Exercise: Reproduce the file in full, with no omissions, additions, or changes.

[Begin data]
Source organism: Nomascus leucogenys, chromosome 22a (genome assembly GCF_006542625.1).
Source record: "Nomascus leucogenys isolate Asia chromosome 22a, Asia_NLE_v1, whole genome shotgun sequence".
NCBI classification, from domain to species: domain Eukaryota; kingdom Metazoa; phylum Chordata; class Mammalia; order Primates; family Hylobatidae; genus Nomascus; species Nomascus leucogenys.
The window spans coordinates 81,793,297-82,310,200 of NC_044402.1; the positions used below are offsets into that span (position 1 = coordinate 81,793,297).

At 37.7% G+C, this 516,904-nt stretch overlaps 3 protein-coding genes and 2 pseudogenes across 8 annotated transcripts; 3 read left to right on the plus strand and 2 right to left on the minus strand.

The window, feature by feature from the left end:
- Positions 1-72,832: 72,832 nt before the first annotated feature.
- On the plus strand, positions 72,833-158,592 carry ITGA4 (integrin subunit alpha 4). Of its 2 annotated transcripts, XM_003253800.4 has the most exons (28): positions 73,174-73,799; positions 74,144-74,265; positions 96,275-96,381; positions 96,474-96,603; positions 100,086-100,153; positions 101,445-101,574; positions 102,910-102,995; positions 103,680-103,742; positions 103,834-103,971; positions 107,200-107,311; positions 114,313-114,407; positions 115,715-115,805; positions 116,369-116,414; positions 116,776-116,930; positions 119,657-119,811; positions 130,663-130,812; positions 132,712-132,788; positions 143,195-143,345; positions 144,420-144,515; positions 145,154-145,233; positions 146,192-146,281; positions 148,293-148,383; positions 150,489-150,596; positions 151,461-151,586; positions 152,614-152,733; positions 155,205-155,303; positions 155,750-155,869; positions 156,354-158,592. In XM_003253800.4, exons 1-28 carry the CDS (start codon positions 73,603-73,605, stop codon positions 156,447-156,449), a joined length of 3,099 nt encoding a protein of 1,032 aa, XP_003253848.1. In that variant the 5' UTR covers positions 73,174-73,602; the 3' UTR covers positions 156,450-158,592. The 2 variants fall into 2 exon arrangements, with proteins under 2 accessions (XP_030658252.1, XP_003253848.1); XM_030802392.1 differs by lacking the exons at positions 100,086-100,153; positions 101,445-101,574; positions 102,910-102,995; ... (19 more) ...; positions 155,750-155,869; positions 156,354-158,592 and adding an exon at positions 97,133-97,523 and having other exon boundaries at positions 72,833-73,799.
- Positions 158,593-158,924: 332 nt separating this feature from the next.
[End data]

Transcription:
Source organism: Nomascus leucogenys, chromosome 22a (genome assembly GCF_006542625.1).
Source record: "Nomascus leucogenys isolate Asia chromosome 22a, Asia_NLE_v1, whole genome shotgun sequence".
NCBI classification, from domain to species: domain Eukaryota; kingdom Metazoa; phylum Chordata; class Mammalia; order Primates; family Hylobatidae; genus Nomascus; species Nomascus leucogenys.
The window spans coordinates 81,793,297-82,310,200 of NC_044402.1; the positions used below are offsets into that span (position 1 = coordinate 81,793,297).

At 37.7% G+C, this 516,904-nt stretch overlaps 3 protein-coding genes and 2 pseudogenes across 8 annotated transcripts; 3 read left to right on the plus strand and 2 right to left on the minus strand.

The window, feature by feature from the left end:
- Positions 1-72,832: 72,832 nt before the first annotated feature.
- On the plus strand, positions 72,833-158,592 carry ITGA4 (integrin subunit alpha 4). Of its 2 annotated transcripts, XM_003253800.4 has the most exons (28): positions 73,174-73,799; positions 74,144-74,265; positions 96,275-96,381; positions 96,474-96,603; positions 100,086-100,153; positions 101,445-101,574; positions 102,910-102,995; positions 103,680-103,742; positions 103,834-103,971; positions 107,200-107,311; positions 114,313-114,407; positions 115,715-115,805; positions 116,369-116,414; positions 116,776-116,930; positions 119,657-119,811; positions 130,663-130,812; positions 132,712-132,788; positions 143,195-143,345; positions 144,420-144,515; positions 145,154-145,233; positions 146,192-146,281; positions 148,293-148,383; positions 150,489-150,596; positions 151,461-151,586; positions 152,614-152,733; positions 155,205-155,303; positions 155,750-155,869; positions 156,354-158,592. In XM_003253800.4, exons 1-28 carry the CDS (start codon positions 73,603-73,605, stop codon positions 156,447-156,449), a joined length of 3,099 nt encoding a protein of 1,032 aa, XP_003253848.1. In that variant the 5' UTR covers positions 73,174-73,602; the 3' UTR covers positions 156,450-158,592. The 2 variants fall into 2 exon arrangements, with proteins under 2 accessions (XP_030658252.1, XP_003253848.1); XM_030802392.1 differs by lacking the exons at positions 100,086-100,153; positions 101,445-101,574; positions 102,910-102,995; ... (19 more) ...; positions 155,750-155,869; positions 156,354-158,592 and adding an exon at positions 97,133-97,523 and having other exon boundaries at positions 72,833-73,799.
- Positions 158,593-158,924: 332 nt separating this feature from the next.